Dementia and Dreams - The Gables Assisted Living
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Dementia and Dreams

How does Dementia affect dreaming?

The brain is the epicenter of dreaming. So, with that in mind, it makes sense that a disease that affects the brain would also affect dreaming. In fact, dementia affects sleep overall. Sleep is such a complex part of our body’s functioning and it is deeply rooted in neurological function. As dementia progresses and the brain degenerates, the sleep cycle is very negatively affected.

There are a variety of ways that dementia symptoms present themselves during the sleep cycle. Nightmares or bad dreams are more often associated with dementia, specifically Lewy body dementia that will be discussed more later. 

It is worth noting that there is less information on how memory loss affects dreams because those with dementia don’t usually remember their dreams or sometimes cannot communicate details if they do remember. However, just because they cannot remember details does not mean they won’t be left with feelings of fear and agitation that carry over into the day and increase confusion. 

Acting Out Dreams

A specific type of dementia referred to as LBD stands for Lewy body dementia. This occurs when a specific protein is released in the brain. One of the symptoms of Lewy body dementia includes sleep behavior disorders while in REM sleep. 

Hitting and yelling are the most common forms of acting out dreams, especially since the dreams are usually more like nightmares for dementia sufferers. 

This most often presents itself in the form of acting out dreams. Because LBD is so common, it makes sense that dementia is associated with acting out dreams. In fact, acting out dreams is one of the ways that dementia is diagnosed. Research shows that men who acted out their dreams were five times more likely to end up with dementia. 

Dream versus Reality

Those who suffer from dementia and other kinds of psychological or brain disorders frequently have a difficult time distinguishing between what is real and what is not. A fully functional brain is required to discern between reality and dream state. Neurological pathways are what makes us aware of the difference between sleep and wake and dreaming versus reality. 

We know this because drug users often struggle to tell what is real and what is not because of the way the drugs affect the brain. Whether it is a disease of the brain or a temporary side effect of a drug, any kind of decrease in brain function makes distinguishing between dream and reality more difficult. 

Vivid Dreams

The definition of vivid is to produce clear images in the mind that are powerful or strong. Dreams that are vivid can feel very real when we are having them, and sometimes the feelings linger into the next day long after we have woken up.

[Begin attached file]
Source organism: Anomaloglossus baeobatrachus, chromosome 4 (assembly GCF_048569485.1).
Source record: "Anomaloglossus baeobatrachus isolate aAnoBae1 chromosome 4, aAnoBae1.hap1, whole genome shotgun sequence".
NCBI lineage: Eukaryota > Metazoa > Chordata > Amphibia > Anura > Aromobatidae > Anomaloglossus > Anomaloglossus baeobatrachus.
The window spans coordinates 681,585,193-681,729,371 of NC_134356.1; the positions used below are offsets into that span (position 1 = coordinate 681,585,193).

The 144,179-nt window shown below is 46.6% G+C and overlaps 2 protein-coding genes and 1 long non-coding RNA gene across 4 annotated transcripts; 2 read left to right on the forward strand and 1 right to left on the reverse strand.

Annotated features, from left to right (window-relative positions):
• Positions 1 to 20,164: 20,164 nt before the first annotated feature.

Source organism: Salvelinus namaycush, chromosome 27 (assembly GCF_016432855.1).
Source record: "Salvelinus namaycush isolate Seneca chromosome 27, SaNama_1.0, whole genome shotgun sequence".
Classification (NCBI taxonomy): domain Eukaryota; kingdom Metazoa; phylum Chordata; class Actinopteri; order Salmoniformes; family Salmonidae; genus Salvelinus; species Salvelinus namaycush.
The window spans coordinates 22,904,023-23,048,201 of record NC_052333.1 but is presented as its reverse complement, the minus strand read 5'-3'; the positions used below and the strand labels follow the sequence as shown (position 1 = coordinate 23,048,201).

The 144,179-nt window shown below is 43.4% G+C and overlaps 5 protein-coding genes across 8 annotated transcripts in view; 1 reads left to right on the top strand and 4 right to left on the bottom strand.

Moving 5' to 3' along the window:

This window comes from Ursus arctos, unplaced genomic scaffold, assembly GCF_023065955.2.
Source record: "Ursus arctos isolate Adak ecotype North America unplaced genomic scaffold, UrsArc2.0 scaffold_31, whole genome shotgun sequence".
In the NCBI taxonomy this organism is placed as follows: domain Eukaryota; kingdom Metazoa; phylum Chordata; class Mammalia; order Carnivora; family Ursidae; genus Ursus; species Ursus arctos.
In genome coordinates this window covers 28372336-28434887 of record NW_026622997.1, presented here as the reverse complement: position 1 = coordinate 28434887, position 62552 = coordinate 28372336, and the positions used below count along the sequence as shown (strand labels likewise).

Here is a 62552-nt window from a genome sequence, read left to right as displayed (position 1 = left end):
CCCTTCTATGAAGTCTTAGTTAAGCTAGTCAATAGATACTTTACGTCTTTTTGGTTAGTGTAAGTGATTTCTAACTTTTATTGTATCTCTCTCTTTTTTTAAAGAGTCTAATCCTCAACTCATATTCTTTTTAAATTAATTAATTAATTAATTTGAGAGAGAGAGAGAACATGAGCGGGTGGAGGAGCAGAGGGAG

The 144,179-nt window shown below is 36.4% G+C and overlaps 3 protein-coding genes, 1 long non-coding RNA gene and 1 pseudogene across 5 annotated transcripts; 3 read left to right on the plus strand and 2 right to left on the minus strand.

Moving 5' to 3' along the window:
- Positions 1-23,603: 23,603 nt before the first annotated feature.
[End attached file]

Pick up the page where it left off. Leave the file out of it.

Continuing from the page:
During this type of dreaming and or sleeping the brain is very active. This can cause the person to wake up not feeling refreshed but rather feeling over exhausted and confused. This is especially not ideal for those who are already suffering from dementia. The lack of sleep and increase in confusion is a recipe for failure. 

Sure there are good types of vivid dreams like the kind where we reconnect with loved ones who have passed away or relive a fond memory, but as mentioned previously dementia usually results in bad dreams or nightmares. 

How to Help

Improve Sleep

Making sure that the person suffering from dementia has the best chance possible at getting a quality night’s sleep is key. Practicing good sleep hygiene is just as important as practicing good physical hygiene. The following are some things to do to increase sleep in the elderly and those with dementia.

  • Stick to a Schedule
  • Limit Naps
  • Light Regulation
  • Exercise
  • Prescription medications
  • Calm, comfortable sleep environment
  • Avoid Stimulants

Nurse a Nightmare

If you do all of these things, chances are there will still be some bad nights. The vivid dreams, acting out, and not distinguishing between dream and reality can take a toll on you and the dreamer. If someone is having a nightmare here are a few things you can do to help. 

  • Don’t be dismissive
  • Be calming and gentle
  • Decrease Stimulation- don’t turn on the TV or bright lights
  • Avoid touching or restraining
  • Distract them with a relaxing activity
  • Music, Aromatherapy, and Pet therapy could help
  • Consider a Memory Care Facility

If the nightly burden has become overwhelming for you and your loved one, do not hesitate to contact the Gables to discuss our memory care options. At times it is what is best for both parties. We know this is not an easy decision and are here to educate you and guide you along the way.

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